Ryan Meacham joined Highways England as a Civil Engineering Apprentice Technician. Here’s his story, in his own words.
What inspired you to become an apprentice?
After six years in the retail sector, working from an entry level position up to a warehouse supervisor role, I decided to seek further opportunities in the construction industry. After discussions with friends and family, an apprenticeship route seemed to be the most relevant way to develop skills in a new industry and still earn a wage.
Being at the higher end of the apprenticeship age range of 16-24, Highways England were one of only three companies willing to give me an opportunity. The Civil Engineering Technician apprenticeship provided by Highways England appealed the most.
How long is your apprenticeship?
The apprenticeship is based on a three-year framework, but it can be completed earlier or developed to meet both work-based learning objectives and career opportunities.
What does it involve?
Initially the apprenticeship consists of a three-year framework, with one year spent in each directorate. The aim of the apprenticeship is to complete the BTEC Level 3 Civil Engineering in Construction and the Built Environment diploma, alongside the work based Level 3 Technician in Civil Engineering NVQ.
My first year was in Operations and Maintenance. Both my mentor and line manager established key learning objectives that I should work towards, in line with the NVQ framework.
I oversaw the development of 13 pump station renewals and scheme compensation events. As a Highways England representative, I attended academic events to promote civil engineering. Then, after completing the first year of academic study, I received a Distinction* in my BTEC.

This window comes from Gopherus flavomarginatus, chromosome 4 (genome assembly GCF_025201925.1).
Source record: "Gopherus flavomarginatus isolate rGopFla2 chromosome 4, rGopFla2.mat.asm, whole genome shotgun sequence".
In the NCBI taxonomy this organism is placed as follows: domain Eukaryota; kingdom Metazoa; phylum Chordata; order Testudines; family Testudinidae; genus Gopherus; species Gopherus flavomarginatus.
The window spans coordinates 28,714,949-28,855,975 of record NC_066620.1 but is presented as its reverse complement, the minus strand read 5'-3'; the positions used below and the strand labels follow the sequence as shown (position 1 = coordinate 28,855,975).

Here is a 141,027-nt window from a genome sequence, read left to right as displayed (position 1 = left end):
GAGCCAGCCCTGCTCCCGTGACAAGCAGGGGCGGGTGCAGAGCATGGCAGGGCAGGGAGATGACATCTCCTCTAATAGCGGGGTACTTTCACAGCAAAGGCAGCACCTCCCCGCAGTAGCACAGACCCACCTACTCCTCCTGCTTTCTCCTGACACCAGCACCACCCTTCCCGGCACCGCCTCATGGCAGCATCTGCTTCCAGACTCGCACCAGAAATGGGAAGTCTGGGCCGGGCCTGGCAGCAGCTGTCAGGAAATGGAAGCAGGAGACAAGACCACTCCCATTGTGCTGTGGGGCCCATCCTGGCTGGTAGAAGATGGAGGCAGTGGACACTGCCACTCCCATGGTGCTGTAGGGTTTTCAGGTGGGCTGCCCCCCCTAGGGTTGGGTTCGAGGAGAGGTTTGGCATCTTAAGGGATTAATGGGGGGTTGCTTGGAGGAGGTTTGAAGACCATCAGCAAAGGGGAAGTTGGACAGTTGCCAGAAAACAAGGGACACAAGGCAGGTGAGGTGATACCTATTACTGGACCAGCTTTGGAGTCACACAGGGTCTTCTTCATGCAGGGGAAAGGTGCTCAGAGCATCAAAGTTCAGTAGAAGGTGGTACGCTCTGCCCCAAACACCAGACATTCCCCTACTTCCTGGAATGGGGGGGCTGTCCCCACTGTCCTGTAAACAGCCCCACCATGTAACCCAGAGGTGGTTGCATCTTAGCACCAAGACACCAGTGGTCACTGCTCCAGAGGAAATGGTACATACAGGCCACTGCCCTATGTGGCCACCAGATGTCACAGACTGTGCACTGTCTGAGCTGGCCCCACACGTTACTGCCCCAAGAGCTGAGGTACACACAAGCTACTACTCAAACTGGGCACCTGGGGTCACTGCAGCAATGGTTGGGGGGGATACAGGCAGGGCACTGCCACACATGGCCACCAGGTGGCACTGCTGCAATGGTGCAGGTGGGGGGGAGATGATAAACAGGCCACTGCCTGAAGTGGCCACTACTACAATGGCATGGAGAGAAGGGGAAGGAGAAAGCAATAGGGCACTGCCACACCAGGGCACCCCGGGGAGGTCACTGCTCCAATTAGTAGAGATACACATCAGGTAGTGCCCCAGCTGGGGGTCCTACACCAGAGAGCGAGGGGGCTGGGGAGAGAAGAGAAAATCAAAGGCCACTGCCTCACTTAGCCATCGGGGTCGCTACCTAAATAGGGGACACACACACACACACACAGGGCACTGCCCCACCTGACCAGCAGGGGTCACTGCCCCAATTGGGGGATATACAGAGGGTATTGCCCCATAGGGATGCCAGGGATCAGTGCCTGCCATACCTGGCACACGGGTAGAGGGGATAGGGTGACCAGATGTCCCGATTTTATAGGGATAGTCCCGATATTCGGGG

In year two I moved onto a six-month secondment with Aggregate Industries to develop my understanding of on-site Civil Engineering. I've been involved with a number of scheme activities including quality assurance for road formation and fencing arrangements, recording built levels and overseeing environmental monitoring aspects of the Cannington bypass. The experience has been invaluable and contributed to the progression of my NVQ framework.
How are you finding your apprenticeship?
You can get involved with a variety of Highways Engineering activities, while developing your own skills. It's a challenge to balance both work and academic responsibilities, as the BTEC course requires a number of hours of personal study each week. But the support I've received from very knowledgeable members of the team makes every bit of effort worthwhile.
Would you recommend it to others?
The flexibility and the support I've experienced so far have been exceptional. There are a whole host of opportunities available within the company and, thanks to the flexible approach of the scheme and the future plans for the company, the extent of your career progression is entirely in your hands.